Rose-Hulman Undergraduate Mathematics Conference
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Dr. Judy Holdener Mr. Andy Miluzzi

Dr. Judy Holdener
Kenyon College

Judy Holdener joined Kenyon's Mathematics Department in 1997, after spending three years at the U.S. Air Force Academy in Colorado Springs, CO. Although her primary research interests are in the areas of algebra and number theory, she has been known to work in other areas when an interesting question arises... especially if the question is accessible to undergraduates. Judy has collaborated with students on research projects relating to algebra, number theory, dynamical systems, and mathematical biology; their work has culminated in research publications and presentations at national math conferences. In 2008, Judy was awarded the Mathematical Association of America Ohio Section Distinguished Teaching Award and in 2003, she was awarded Kenyon's Tomsich Science Award as well as the Board of Trustees Junior Teaching Award. Judy will spend her 2012-13 sabbatical as a visiting professor at Carnegie Mellon University in Pittsburgh.

Title: Why math is fun: convergence, connections and the great unknown
Abstract: Mathematics is sometimes defined as the science of pattern, and mathematicians are experts in recognizing and quantifying pattern. The pattern might reside in the physical world (say, for example, in recognizing the parabolic shape of projectile motion), or the pattern might exist entirely within the realm of the mathematician's abstract world (say, for example, in recognizing that all even perfect numbers are multiples of a Mersenne prime.) Regardless of the pattern to be explored, the mathematician is somebody who is deeply engrossed in making connections: connections between the physical and the abstract, connections between the geometric and the analytic and the algebraic, connections between what is known and what is unknown. In this talk I will explain why I find mathematics to be so much fun, and I will share some surprising connections I have experienced with my students. Along the way I will present some research done by my students and reveal how their work connects to the work of Archimedes, Marston Morse, Axel Thue, and Helge von Koch.
Title: Perfect and Abundant Numbers – a Perfect and Abundant Source for Undergraduate Research Projects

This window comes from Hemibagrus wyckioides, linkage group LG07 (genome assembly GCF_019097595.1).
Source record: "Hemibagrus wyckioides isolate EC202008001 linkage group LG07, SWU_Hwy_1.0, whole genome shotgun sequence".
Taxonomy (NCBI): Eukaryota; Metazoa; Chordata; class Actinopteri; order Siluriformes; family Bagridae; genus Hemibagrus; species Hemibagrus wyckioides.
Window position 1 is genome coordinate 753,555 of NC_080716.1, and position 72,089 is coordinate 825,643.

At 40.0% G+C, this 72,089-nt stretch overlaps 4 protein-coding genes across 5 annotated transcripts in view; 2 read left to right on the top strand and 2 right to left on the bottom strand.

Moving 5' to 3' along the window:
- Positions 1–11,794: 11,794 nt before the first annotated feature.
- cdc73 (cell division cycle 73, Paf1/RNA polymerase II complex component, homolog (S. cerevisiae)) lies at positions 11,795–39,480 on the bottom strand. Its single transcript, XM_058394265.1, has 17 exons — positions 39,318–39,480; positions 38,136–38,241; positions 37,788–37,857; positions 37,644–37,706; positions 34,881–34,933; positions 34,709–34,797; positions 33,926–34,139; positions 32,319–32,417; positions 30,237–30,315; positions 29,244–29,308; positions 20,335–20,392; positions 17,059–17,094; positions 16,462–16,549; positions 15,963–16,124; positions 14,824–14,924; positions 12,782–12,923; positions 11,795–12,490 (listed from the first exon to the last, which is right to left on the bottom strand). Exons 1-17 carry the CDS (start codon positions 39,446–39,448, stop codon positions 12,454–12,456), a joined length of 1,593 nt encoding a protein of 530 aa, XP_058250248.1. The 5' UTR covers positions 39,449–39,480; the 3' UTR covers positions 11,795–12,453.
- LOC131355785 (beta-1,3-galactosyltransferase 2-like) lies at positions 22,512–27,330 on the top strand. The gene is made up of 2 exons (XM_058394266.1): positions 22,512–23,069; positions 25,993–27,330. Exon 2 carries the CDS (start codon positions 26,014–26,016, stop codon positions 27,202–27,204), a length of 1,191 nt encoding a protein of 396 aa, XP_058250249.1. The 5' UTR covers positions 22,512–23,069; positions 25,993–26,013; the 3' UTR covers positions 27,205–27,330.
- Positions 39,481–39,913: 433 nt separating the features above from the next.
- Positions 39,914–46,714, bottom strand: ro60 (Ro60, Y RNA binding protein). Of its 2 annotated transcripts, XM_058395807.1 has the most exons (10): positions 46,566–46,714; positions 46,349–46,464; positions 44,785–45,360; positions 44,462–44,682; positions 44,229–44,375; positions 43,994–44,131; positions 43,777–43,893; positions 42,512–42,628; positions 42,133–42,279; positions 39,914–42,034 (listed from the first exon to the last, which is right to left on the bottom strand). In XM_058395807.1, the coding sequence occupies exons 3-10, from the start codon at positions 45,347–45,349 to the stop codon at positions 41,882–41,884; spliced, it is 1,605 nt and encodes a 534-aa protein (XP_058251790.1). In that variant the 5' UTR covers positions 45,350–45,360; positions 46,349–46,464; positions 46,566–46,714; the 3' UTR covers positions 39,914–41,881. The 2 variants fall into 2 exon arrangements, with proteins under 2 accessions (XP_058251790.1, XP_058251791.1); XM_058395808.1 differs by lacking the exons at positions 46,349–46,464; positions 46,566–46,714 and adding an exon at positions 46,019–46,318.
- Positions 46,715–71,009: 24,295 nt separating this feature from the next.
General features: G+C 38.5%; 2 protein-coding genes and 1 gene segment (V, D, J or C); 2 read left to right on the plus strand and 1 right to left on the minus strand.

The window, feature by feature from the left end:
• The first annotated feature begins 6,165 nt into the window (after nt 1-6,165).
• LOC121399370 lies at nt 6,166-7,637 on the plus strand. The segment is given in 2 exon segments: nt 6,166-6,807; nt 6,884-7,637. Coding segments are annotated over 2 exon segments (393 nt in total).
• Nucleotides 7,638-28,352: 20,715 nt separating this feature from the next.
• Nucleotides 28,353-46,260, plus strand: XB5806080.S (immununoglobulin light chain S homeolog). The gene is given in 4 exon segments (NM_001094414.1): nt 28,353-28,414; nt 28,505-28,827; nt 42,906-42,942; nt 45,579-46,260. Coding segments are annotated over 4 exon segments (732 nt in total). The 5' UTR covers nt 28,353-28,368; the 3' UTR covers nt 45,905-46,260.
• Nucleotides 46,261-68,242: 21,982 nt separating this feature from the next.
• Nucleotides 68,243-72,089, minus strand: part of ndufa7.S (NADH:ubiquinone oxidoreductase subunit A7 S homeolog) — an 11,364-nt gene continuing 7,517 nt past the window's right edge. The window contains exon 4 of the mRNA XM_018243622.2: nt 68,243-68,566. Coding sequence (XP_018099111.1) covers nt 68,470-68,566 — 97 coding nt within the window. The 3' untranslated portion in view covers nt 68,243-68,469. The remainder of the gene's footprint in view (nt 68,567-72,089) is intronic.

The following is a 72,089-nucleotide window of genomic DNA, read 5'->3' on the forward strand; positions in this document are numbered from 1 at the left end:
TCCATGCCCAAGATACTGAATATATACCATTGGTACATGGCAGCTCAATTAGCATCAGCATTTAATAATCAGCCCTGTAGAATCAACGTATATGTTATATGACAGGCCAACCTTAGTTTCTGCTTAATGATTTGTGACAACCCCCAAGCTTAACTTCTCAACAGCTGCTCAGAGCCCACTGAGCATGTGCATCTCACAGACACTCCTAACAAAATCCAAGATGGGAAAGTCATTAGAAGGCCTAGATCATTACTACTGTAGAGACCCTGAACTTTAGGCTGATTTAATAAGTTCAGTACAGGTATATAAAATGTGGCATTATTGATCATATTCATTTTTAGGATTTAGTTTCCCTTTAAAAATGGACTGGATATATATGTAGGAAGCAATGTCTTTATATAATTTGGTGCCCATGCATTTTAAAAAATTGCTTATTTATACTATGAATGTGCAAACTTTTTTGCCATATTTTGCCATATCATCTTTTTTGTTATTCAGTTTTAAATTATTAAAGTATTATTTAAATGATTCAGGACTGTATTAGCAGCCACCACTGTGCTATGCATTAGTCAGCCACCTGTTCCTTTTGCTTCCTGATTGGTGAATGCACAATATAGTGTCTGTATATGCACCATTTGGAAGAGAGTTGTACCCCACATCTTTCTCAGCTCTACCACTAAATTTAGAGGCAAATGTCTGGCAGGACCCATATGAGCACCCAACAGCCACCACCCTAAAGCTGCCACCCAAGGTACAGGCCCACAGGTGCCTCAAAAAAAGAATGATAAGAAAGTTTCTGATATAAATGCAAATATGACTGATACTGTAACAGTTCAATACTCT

Abstract: In June of 2009, the 47th perfect number was discovered by the Great Internet Mersenne Prime Search (GIMPS), a collaborative computing project involving volunteers from all over the world. Like all known perfect numbers before it, this number is even. Does an odd perfect number exist? Are there infinitely many perfect numbers? After more than 2000 years of study, the answers to these questions remain unknown. In my talk, I will introduce perfect numbers along with the closely related "abundant numbers". After presenting some relevant background information, I will reveal some of the abundant mystery surrounding these perfectly intriguing figures and report on some of the results discovered in recent years by undergraduates at Kenyon College. In doing so, I hope to illustrate that number theory is fertile ground for students itchin' to get involved in answering open questions in mathematics.


Andy Milluzzi
Rose-Hulman Institute of Technology

Andrew Milluzzi is a Senior Computer and Software Engineer at Rose-Hulman. In his spare time he is one of 50 engineers, scientists, artists, and inventors that bare the title LEGO MINDSTORM Community Partner. Andrew travels the world working with children and adults on various LEGO projects. From robots to buildings to everything in between, Andrew works to inspire the next generation of scientists, mathematicians and engineers.

Title: LEGO: The Intersection of Art and Engineering
Abstract: LEGO Bricks are one of the most popular building toys. From artists to engineers, the freedom of expression that LEGO Bricks provide is legendary. What makes this medium so creative? The simple fact is that LEGO Bricks can be assembled in more permutations and combinations than you can imagine. This talk will look at how such a design can lead to so many different ideas. From one small 1x1 stud brick to the legendary 2x4 stud brick, these pieces fit together in so many different ways.